The Benefits of Being Myself – Jacki Kellum

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For too many years, I found myself trapped between two walls–the wall of a bad marriage and the wall of “what people think.” I cannot take full credit for the ways that I have climbed out of that space–that space of being trapped between two walls–but I do prefer life out here on the fringes to that being trapped between two walls.

A quarter of a century ago, my ex-husband divorced me and while getting over that rejection and my fear of surviving on my own was long-coming, I finally did adjust. Now, I can honestly say that having no mate at all is much better than those years that I was caught in a bad marriage.

Even before my marriage fell apart, I nearly died in a car accident. My entire body was scarred and I lost most of my teeth. After that, regardless of how hard I tried, I could never look “perfect” again. My physical image was broken. Gradually, I accepted that fact and it has also been nice to have been freed from the web of trying to be prettier than I am.

Over time, I have eliminated other sticky webs that I had wrapped around myself–I was especially happy to toss the webs of trying to please everyone but me.

I am not quite sure what it is about public opinion that totally whips some of us into an existence of “going through the motions.” When we are completely ensnared, we even worry about the opinions of people that we do not even like. What a waste. I have taken a discerning look around myself, and my main objective now is to do the things that seem authentic to me.

My children are grown and out of the house. I live alone. Certainly, I will not live too terribly much longer. My main objective for the rest of my life is to do the things that I feel are “right” for me.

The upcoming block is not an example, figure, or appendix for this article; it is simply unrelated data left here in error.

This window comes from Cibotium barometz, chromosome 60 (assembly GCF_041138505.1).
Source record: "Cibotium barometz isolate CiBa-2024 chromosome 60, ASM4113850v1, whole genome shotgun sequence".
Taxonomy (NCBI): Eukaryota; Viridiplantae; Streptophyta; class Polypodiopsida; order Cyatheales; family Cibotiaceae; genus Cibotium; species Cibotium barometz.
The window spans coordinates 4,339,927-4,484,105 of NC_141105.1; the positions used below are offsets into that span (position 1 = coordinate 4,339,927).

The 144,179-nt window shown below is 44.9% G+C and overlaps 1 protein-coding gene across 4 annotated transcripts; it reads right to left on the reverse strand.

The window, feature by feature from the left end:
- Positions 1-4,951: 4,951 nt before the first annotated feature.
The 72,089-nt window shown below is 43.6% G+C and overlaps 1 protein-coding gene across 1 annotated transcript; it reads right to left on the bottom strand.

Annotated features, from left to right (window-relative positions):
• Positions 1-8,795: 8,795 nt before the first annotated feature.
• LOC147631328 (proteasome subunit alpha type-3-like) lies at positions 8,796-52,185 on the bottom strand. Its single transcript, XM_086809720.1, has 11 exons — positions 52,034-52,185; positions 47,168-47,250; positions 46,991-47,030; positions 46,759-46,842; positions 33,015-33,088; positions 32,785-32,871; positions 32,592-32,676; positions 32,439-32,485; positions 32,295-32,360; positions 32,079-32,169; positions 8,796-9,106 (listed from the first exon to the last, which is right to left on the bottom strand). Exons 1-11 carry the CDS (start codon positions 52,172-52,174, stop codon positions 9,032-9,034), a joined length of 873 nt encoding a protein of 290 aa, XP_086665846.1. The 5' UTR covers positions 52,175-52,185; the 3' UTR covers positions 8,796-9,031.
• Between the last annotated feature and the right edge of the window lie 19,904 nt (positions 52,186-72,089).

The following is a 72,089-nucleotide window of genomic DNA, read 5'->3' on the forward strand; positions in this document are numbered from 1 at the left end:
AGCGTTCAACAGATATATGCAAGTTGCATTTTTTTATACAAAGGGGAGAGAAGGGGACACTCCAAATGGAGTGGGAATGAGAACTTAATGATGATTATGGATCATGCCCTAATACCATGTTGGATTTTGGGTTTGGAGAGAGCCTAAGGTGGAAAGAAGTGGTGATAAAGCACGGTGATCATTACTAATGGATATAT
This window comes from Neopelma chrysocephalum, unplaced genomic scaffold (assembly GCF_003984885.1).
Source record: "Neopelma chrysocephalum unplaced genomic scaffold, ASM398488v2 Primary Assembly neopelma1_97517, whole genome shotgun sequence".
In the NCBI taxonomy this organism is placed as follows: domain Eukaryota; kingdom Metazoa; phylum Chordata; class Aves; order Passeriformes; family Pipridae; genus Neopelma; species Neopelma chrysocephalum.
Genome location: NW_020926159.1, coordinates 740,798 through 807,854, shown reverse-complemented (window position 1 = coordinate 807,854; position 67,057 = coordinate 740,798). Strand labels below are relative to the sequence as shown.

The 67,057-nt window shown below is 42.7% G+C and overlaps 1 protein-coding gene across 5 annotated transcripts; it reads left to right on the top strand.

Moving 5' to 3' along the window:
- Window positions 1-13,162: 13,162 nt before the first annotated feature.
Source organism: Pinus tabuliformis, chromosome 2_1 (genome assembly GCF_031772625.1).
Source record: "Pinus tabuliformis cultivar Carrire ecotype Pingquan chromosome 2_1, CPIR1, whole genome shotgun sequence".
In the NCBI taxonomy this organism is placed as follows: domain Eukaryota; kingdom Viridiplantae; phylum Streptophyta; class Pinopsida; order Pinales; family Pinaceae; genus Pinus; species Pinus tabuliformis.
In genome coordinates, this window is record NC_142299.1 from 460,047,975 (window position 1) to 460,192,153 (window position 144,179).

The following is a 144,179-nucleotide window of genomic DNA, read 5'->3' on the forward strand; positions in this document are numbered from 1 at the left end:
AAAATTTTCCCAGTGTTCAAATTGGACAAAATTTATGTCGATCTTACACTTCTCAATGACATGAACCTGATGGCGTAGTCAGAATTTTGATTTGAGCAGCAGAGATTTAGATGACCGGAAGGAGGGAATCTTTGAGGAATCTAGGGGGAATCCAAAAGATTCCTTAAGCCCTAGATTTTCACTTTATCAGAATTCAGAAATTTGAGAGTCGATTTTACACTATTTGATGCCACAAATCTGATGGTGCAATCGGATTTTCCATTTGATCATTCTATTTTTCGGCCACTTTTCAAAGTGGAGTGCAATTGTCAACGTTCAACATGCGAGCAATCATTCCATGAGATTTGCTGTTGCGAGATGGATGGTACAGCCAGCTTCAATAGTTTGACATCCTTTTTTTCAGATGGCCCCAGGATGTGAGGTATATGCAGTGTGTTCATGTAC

One of my guilty pleasures is that I waste very little time on housework. People rarely come into my home and my house needs a great amount of cosmetic repair. Why should I spend the time that I could be writing or painting or gardening, cleaning a house that no one will see?  In fact, why should I waste my life cleaning, even if other people will see my house? I am not my house. Rather, I AM my writing and my painting and my gardening. I have opted to spend time on me and not my house.

During the months of April or May, I begin working in my garden. Anyone who watches what I do in my garden will be assured that I am not a lazy person. I move tons of dirt–one shovel at a time. I dig out and move massive bushes. I lift heavy lumber and build arbors and fences that have almost entirely enclosed my yard. During the garden season, I normally work in my yard 8 to 12 hours a day. Again, I am not lazy. I have merely opted to exert my energy in a non-traditional way. The world wants me to work inside, cleaning my house. I want to work outside. I win.

Now that the garden season is over, I spend the same 8 to 18 hours a day, propped up in my bed–laptop on lap–writing–or doing computer art. My cluttered room screams at me about that choice, but I allow it to scream. Upstairs, I do just enough housework to keep my clothes and my bed linens clean, and I am satisfied. I have determined that no one else gets a vote–not even my room. No one else makes my house payment or pays my taxes and for my utilities. That responsibility is mine. I pay for my house. I pay for my room, and I paid for my bed, it is my choice to write in my bed.

One of the worst of our walls is that which we build around ourselves–it is the wall that is created when we do what we think people expect us to do–even when doing so defies our own chances of being happy. I have given up on that kind of game-playing.

Don’t get me wrong. I do still feel guilty at times. I do still worry a bit about what other people think.

But here is the difference: I no longer allow other people’s obsessions to determine the way that I live my life.
Hate to Love

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4 thoughts on “The Benefits of Being Myself – Jacki Kellum

  1. Art, no matter the size or kind, is something for the age. So while you are involved in what is good for you, you are also helping us. Regarding the house, you might be for the age if you’re the Biltmore House or Falling Water. Otherwise, I can’t see that it matters much. Regarding where you write, you have what Virginia Woolf calls for in her essay, “a room of one’s own.” Seems as if the process you’ve gone through–in understanding who you are and where–has taken you to someplace right. Thanks!

    Liked by 1 person

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